The Leg Lamp from A Christmas Story is one of the most iconic and recognizable movie props of all time. Replicas of the leg lamp have become prized “Major Awards” for fans everywhere and are available in our gift shop. A Christmas Story author, Jean Shepherd was inspired to create the leg lamp after seeing an illuminated Nehi Soda advertisement.
The leg lamp was first described in 1966 in Shepherd’s novel “In God We Trust: All Other Pay Cash!” under the short story title “My Old Man and the Lascivious Special Award That Heralded the Birth of Pop Art.” It was described in detail in Shepherd’s story and later materialized in physical form in the PBS film “The Phantom of the Open Hearth” which was broadcast in 1976. It varied in several details from the leg lamp that appears in A Christmas Story.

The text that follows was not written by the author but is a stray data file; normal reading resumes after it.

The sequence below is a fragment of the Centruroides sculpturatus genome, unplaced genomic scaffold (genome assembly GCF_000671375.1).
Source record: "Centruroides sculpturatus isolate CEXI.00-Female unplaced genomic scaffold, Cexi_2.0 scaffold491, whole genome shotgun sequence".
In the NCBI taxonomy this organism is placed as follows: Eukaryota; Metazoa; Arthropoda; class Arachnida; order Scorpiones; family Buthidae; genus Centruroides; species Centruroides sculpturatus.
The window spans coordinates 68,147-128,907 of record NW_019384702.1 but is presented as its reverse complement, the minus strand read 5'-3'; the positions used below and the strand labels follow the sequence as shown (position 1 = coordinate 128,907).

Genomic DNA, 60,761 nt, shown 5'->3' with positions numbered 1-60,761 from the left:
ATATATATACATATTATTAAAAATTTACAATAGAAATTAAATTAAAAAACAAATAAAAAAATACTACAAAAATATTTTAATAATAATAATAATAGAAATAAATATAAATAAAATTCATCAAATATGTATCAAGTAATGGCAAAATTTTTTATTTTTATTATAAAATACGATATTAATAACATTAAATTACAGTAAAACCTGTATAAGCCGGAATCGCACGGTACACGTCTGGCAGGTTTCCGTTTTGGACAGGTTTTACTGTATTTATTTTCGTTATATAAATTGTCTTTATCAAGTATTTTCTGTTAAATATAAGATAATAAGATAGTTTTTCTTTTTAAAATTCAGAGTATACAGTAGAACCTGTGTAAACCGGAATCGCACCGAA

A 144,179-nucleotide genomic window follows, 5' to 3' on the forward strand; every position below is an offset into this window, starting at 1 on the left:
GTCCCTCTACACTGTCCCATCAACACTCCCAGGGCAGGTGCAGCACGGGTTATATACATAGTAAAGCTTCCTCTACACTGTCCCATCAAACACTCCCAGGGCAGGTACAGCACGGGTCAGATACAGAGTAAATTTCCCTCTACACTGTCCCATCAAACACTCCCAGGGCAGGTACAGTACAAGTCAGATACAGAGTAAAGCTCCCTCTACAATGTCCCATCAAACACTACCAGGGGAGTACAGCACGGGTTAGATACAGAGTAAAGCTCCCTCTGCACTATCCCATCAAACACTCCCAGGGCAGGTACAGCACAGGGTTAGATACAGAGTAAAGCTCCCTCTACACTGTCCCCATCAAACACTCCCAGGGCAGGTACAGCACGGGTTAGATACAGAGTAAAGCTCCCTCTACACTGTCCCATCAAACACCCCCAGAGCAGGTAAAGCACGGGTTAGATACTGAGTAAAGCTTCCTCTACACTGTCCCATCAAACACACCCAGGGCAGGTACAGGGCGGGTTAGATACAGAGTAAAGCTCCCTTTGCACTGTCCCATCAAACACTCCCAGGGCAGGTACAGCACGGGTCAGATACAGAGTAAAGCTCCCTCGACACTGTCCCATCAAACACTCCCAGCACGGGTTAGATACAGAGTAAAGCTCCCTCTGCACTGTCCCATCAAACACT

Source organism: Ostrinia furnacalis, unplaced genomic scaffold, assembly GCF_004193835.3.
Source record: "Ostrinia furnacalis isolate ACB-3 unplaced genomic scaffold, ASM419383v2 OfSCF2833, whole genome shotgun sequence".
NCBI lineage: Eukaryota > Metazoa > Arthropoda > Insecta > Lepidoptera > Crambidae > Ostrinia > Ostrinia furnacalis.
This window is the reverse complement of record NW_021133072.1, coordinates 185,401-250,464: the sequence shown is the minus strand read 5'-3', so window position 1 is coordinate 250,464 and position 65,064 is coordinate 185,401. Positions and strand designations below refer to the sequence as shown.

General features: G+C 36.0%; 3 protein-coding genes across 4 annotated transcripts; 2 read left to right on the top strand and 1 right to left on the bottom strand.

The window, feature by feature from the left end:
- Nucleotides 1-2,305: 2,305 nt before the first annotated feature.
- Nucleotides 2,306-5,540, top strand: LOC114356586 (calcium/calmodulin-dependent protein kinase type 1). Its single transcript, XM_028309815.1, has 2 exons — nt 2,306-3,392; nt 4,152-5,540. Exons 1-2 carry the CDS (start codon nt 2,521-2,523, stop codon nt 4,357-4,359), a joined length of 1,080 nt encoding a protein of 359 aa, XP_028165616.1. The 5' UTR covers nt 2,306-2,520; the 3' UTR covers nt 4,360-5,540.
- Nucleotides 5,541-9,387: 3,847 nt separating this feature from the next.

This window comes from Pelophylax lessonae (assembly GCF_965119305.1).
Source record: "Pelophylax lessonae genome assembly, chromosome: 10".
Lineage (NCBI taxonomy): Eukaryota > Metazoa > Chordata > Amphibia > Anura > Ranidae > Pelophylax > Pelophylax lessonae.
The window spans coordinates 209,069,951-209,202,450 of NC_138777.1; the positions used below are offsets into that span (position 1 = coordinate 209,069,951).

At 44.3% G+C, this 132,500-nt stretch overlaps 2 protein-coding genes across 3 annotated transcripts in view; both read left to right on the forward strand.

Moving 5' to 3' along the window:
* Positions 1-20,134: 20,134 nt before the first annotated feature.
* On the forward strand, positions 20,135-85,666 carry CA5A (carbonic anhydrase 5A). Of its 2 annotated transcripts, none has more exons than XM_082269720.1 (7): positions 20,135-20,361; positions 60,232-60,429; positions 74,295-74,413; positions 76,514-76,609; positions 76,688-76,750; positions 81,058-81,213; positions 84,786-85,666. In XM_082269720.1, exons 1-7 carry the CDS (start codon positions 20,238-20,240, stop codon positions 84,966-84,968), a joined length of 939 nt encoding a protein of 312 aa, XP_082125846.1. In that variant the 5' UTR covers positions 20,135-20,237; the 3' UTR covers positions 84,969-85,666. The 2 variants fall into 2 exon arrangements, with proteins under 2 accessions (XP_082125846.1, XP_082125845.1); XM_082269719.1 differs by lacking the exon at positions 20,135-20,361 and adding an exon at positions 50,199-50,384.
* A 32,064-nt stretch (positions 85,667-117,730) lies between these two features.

The design of the leg lamp for A Christmas Story is the work of production designer Reuben Freed. Unsure of exactly what a leg lamp was or should look like Freed presented a couple sketches to Shepherd who said, “Yep, that’s it!” Freed then produced three leg lamps for the movie and went through several shade styles before settling on the large golden bell shade with black fringe seen in the movie. None of the three original leg lamps survived the production of the movie. All three props were broken on set during the filming. If you look closely during the scene in which Ralphie’s Mom breaks the leg lamp you will notice that the leg lamp is broken in two different manners. One vertically on the length of the leg and the other into “chunks.”